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U.S. Army Reserve

 

 

 

 

 

 

IN THE NEWS

 

 

 

 

 

NEWS | Jan. 19, 2016

A partnership forged

By Sgt. 1st Class Brian Hamilton 108th Training Command- Initial Entry Training

NEW YORK - True success can only be achieved through teamwork and collaboration. That has been the fundamental driving force behind business and organizations for centuries and it is no different for the Army today.

So when former Army Chief of Staff, Gen. Ray Odierno and New York City Fire Department Commissioner Daniel Nigro engaged in a brief conversation about training challenges while riding in an elevator, an alliance was formed and a lasting partnership forged. 

“They were discussing some of the training dilemmas  they had, which went from that elevator conversation to TRADOC; from TRADOC to IMT; and from IMT to the Drill Sgt. Academy,” said Command Sgt. Maj. Lamont Christian, United States Army Drill Sergeant Academy commandant.

For close to a year now, the New York City Fire Academy at Randall’s Island and the Drill Sergeant Academy on Fort Jackson, South Carolina, comprised of Drill Sergeant Leaders from the Active and Reserve components, have engaged in exchanging best practices and lessons learned on a wide range of topics including physical fitness, to drill instruction and instructor development.

Christian, along with two of his Drill Sgt. Leaders, Sgt. 1st Class Tanya Green and Staff Sgt. Autumn Beaty, traveled to the Fire Academy in January for a closer look at training in the Probationary Firefighter School.

FDNY maintains a uniform force equal roughly to the Indiana Army National Guard, all compressed in about 468 square miles. Training challenges can be enormous and liken to those of the United States Army. 

Employee attrition through retirement or other means in addition to challenges unique to firefighting in America’s most populace city add an extra burden to maintaining a well-trained and ready force.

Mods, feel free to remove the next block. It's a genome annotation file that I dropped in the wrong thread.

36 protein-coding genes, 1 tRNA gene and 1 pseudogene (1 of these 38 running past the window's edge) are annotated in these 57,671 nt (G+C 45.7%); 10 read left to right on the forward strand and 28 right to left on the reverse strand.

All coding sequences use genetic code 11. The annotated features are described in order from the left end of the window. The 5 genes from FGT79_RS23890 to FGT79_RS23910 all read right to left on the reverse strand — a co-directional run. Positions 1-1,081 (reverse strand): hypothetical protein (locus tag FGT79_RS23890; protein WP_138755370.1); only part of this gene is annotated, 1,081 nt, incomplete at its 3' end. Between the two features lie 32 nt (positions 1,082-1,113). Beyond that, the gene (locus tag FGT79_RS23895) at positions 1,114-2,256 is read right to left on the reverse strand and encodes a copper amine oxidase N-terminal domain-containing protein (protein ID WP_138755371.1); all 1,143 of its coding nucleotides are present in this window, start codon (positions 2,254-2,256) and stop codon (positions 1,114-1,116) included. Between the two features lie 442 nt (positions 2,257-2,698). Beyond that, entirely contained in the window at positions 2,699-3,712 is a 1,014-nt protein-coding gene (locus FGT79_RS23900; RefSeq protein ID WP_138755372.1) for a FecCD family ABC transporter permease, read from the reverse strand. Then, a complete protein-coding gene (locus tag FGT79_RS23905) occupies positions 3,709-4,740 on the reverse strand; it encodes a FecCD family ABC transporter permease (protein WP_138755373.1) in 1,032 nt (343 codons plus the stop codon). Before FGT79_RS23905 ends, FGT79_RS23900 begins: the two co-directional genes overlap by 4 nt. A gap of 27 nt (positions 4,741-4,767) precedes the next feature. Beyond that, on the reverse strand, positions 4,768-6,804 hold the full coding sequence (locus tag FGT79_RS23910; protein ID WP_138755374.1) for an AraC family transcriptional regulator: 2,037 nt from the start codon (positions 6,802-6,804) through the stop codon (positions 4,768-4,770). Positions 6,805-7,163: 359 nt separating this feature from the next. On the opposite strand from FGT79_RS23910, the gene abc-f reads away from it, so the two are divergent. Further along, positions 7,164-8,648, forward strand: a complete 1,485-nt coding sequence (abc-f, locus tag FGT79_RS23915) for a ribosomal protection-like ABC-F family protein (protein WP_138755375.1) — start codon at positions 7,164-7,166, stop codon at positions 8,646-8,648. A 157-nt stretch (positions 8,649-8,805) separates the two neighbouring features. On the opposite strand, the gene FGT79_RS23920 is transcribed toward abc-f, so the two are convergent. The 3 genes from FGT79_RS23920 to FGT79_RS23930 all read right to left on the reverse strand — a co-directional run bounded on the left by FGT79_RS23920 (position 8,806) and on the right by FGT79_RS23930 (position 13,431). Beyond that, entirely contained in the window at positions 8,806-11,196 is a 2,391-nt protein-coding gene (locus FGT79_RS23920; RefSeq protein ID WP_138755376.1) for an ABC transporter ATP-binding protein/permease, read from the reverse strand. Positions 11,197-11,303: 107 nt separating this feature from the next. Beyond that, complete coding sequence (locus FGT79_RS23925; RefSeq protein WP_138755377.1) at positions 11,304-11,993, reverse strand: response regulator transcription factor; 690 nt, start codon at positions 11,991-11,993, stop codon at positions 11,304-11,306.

At the Fire Academy, or “The Rock” as it’s known, initial recruit training begins at Probationary Firefighter School. When the schoolhouse began to refine and perfect their drill instruction and initial training practices, who better to turn to than the Army’s Drill Sergeant Academy to help? After all, the Army’s been doing the job for more than 50 years and doing it well.

“We develop a good product but we were looking to make it better without re-inventing the wheel,” said Lt. JonPaul Augier, Executive Officer to the Chief of Training.” The Army has been doing this for a lot longer than us and so by having this exchange it has helped save us some growing pains. 
From my experience the product that the Probationary Firefighter School turns out is second to none, but that’s not to say we can’t get better, and the Drill Sergeant Academy is here helping us do that.”

While neither organization expected a major overhaul in how business is conducted on a day-to-day basis, small minor changes and adjustments have taken place and the improvements are noticeable; like the addition of the concurrent training model.

“You saw one group that was talking about how to don their self-contained breathing apparatus, while another group was off to the side in a rope corral, tying knots. In the past, historically what would have happened is that group would have been standing off to the side waiting for their opportunity to don masks,” said Christian. “Little things like that are what the Firefighter Academy here are able to bring into their methodology now.”

But as in every partnership, collaboration is a two-way street and the Army and FDNY seem to be thriving on it.

“We’ve adjusted some things in our Drill Instructor program here at the Rock. At the same time I think some of our practices would work well for the Army. They’re now trying to take tidbits of that back to their schoolhouse to use. It’s been a nice healthy exchange,” Augier said.

Only time will tell if this partnership forged from casual conversation in an elevator leads to other efforts by the military and their public partners, but Augier for one, has hopeful expectations. 

“This concept feels very unique to me. We’re only about a year in but thus far I will say that our experience with the Army has been more than successful and we have hit well beyond the mark that we were looking for,” he said. “I don’t know if other agencies plan on collaborating like this, but it has certainly benefitted us and the United States Army.